June 8, 2011. Gaelle, William, David and I rested all day long. I had to retire my boots because I had worn the soles so thin that water would leak in through the bottom of them. I was a little bit sad to retire my boots because they’d been all over the world with me over the years. I thought maybe I should hold a decommissioning ceremony, perhaps say a few words in their honor and then cremate them. In the end, I just tossed them in the trash.
Later in the afternoon, Gaelle, William and I said our goodbyes to David and hopped on a bus to El Calafate to make our journey towards Buenos Aires. We arrived just in time to buy groceries before the supermarket closed, had dinner, and then went to bed.
June 9, 2011. Gaelle, William, and I inquired about buses to Buenos Aires. We took the “cama” class, which means “bed” in Spanish. In reality, the “camas” are just really wide seats with an angled footrest. It was four hours to Rio Gallegos, a 2 hour wait, and then 38 hours all the way to Buenos Aires.
Food was served and movies were played on the bus. The movies played were mostly romantic comedies and Pirates of the Caribbean, all in Spanish. The best movie they played was Fast Five, which I liked because not only was it was set in Rio de Janeiro, Brazil, but it was also in English.
I read my Kindle and connected to the internet whenever we arrived in the towns along the way to drop or pick people up. The skies between Rio Gallegos and Buenos Aires were grey with ash from the Chilean volcano Puyehue, which had recently erupted. It was like witnessing a nuclear winter.
June 11, 2011. We finally arrived in Buenos Aires! Gaelle, William and I parted ways on the metro to go to our respective hostels. They went to a hostel in the San Telmo neighborhood and I went to a hostel called “Tango Backpackers” in the Palermo neighborhood. I called up Kayla, the American girl I met in Ancud, Chile, because she lived in Buenos Aires.
We got together at her place and ordered some empanadas to be delivered. We shared some mate, which was awesome because I had just acquired the taste for the Argentinian drink while I was hiking in El Chalten.
After drinking mate and eating empanadas, Kayla and I went for a walk around Palermo. We stopped to watch a band playing in the park before continuing to get ice cream. The high-end shops and restaurants reminded me of Georgetown in Washington, D.C.
We continued walking around Palermo. I was really impressed with how up-scale the place seemed to be.
June 12, 2011. Kayla and I walked around San Telmo. We walked to the Plaza de Mayo, saw the Casa Rosa, saw some tango dancing in the street, and perused through local vendors hawking their wares.
Later that night, I got to experience my first Argentinian parrilla, or grilled meat at a restaurant called Las Cabras. I got the bife de chorizo, a thick sirloin steak grilled rare to perfection. The steak only cost about 12 USD; with wine and sides, the total cost was about 23 USD. During my career as a pharmaceutical sales representative, I’ve had the luxury of fine dining in the fanciest restaurants and, in comparison, the parrilla that I had in Buenos Aires offered far more value than any of those fancy restaurants in the US. Buenos Aires takes first prize for best steak in the entire world!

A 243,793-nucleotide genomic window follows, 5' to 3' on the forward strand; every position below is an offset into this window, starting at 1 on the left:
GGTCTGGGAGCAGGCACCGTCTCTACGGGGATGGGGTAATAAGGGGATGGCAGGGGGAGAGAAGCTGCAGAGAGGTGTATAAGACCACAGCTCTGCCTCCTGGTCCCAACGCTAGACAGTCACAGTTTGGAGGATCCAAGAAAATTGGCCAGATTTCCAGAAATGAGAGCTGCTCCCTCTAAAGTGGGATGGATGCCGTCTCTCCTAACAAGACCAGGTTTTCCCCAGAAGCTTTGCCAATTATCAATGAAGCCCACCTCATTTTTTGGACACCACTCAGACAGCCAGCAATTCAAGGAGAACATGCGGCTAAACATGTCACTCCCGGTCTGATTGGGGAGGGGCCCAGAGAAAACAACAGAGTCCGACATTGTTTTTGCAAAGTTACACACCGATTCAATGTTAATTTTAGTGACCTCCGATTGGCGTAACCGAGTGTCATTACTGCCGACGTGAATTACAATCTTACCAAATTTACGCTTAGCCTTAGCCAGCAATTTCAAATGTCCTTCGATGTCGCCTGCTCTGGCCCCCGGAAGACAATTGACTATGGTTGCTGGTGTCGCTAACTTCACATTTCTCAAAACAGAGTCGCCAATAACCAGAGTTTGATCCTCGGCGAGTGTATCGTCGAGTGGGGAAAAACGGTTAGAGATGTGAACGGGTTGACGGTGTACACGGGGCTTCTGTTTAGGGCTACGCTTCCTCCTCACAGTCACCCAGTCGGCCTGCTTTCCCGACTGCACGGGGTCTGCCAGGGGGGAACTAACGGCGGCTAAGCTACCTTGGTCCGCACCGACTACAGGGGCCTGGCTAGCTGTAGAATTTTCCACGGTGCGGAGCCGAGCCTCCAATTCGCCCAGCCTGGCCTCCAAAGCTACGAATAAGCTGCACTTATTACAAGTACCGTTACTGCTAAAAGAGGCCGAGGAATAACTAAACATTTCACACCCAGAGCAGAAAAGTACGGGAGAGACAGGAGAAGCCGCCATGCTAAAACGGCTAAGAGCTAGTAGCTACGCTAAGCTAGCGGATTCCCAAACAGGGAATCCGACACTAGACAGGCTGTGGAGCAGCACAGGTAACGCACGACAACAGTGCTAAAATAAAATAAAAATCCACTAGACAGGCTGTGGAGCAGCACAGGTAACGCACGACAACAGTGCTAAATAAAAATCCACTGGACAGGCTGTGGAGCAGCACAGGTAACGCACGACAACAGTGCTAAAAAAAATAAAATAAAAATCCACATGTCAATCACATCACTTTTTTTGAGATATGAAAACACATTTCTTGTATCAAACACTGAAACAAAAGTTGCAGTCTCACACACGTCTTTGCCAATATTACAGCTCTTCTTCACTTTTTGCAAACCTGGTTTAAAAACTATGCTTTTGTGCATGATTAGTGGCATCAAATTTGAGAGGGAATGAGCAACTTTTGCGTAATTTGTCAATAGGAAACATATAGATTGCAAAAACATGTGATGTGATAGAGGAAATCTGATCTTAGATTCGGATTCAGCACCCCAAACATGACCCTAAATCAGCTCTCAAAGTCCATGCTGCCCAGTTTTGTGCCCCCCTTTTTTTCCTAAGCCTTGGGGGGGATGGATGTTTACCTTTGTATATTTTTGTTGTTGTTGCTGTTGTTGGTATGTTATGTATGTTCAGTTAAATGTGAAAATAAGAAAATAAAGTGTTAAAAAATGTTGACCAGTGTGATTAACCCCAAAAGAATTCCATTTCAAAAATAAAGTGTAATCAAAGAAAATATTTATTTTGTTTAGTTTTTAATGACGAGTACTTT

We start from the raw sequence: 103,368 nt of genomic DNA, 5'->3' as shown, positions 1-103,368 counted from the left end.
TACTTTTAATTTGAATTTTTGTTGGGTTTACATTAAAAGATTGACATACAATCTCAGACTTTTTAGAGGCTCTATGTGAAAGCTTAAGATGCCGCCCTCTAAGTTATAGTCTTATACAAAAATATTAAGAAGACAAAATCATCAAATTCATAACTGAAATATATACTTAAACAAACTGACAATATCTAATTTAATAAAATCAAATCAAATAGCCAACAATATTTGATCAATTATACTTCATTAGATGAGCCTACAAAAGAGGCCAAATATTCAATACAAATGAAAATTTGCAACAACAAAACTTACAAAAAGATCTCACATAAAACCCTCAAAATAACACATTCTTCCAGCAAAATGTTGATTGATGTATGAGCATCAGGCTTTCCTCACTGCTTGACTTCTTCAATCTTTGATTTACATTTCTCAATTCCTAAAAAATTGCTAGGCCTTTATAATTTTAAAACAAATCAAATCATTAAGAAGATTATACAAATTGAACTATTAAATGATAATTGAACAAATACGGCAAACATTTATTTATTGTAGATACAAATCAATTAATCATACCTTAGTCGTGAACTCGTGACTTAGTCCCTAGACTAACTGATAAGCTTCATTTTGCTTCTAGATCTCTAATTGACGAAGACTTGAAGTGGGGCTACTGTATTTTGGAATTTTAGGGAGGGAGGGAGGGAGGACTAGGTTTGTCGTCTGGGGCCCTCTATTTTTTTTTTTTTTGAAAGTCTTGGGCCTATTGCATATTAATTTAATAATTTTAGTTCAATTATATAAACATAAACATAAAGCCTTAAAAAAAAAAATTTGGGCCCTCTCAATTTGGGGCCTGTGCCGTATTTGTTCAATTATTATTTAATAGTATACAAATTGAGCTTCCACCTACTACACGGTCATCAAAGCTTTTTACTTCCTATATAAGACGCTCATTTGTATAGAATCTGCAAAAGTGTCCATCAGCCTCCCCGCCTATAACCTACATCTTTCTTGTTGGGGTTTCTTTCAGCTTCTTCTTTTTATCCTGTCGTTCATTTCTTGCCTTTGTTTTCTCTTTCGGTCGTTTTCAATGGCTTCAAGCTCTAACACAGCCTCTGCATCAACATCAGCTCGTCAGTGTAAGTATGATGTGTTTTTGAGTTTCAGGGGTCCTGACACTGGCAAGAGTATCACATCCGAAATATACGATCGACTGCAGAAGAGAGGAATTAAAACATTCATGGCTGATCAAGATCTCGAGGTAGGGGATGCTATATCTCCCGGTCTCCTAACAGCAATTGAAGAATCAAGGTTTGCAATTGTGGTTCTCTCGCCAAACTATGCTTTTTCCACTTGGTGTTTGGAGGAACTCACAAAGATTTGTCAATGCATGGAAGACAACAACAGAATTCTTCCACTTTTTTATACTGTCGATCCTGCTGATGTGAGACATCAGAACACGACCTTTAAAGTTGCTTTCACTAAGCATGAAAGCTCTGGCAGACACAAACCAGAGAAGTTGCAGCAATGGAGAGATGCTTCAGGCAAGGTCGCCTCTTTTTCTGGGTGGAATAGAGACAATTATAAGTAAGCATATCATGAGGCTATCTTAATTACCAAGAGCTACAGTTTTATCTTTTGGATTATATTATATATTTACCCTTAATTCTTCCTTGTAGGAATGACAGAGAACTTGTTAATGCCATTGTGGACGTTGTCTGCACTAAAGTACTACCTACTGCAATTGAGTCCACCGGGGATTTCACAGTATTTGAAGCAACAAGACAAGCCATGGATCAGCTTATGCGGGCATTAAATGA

June 13, 2011. I bummed around the hostel all day long. Later that night, I met up with Sibylle, who I met while hiking in El Chalten. It’s great to run into fellow travelers a second time! Even though I knew her for a few days and we had seen each other just a few days earlier, it felt like I was meeting with a long-time friend. We went out for parrilla, and though I had just had parrilla the night before with Kayla, I didn’t mind. I love parrilla!
June 14, 2011. I met up with my dear friends from France, William and Gaelle, in San Telmo. From there we went to visit El Caminito in the neighborhood of La Boca. The buildings on this street and some of the other streets nearby were very colorful. There were live tango shows which were really nice to watch.
After walking around El Caminito, we went out for dinner. Afterward, I said goodbye to Gaelle and William since they were leaving town the next day. Goodbyes aren’t so hard because deep down inside, I’m always optimistic that they’re only temporary until the next encounter. I might see Gaelle and William again in Bolivia, maybe in Peru, perhaps even in Marseille, France.
Later that night, I joined some other travelers and went to La Catedral in the Almagro neighborhood of Buenos Aires for some tango lessons and dancing. That was fun and I learned as much as I could in the little time that I had. There was a live tango band, too!
I only got about 4 hours of sleep that night because I was up early the next morning to go to Colonia, Uruguay, for the day. I’ll write about that in the next post.
June 16, 2011. I went return a textbook via UPS to Chegg in the morning. Later, I met up with Kayla and we went to McDonald’s because I was craving some gringo food. She helped me buy my ticket to Puerto Iguazu and we saw the Hangover 2.
June 17, 2011. I went to La Recoleta cemetery, where “Evita” Peron is buried. The cemetery was really cool. It’s full of large mausoleums where Buenos Aires more affluent citizens are buried.
I made friends with two Irish girls, Deidre and Ailbhe, and we walked around some of the city parks that were nearby.
Later, Kayla and I went out to her favorite Japanese restaurant for some delicious sushi. I ordered two entrees because I was so hungry. I loved it. After dinner, I was on a bus to make the 23-hour bus journey from Buenos Aires to Puerto Iguazu to see the world renowned Iguazu falls.
P.S. Special thanks to Kayla for hosting me, showing me around the city, and giving me her insight on Argentinian culture! You’re the best, Kayla!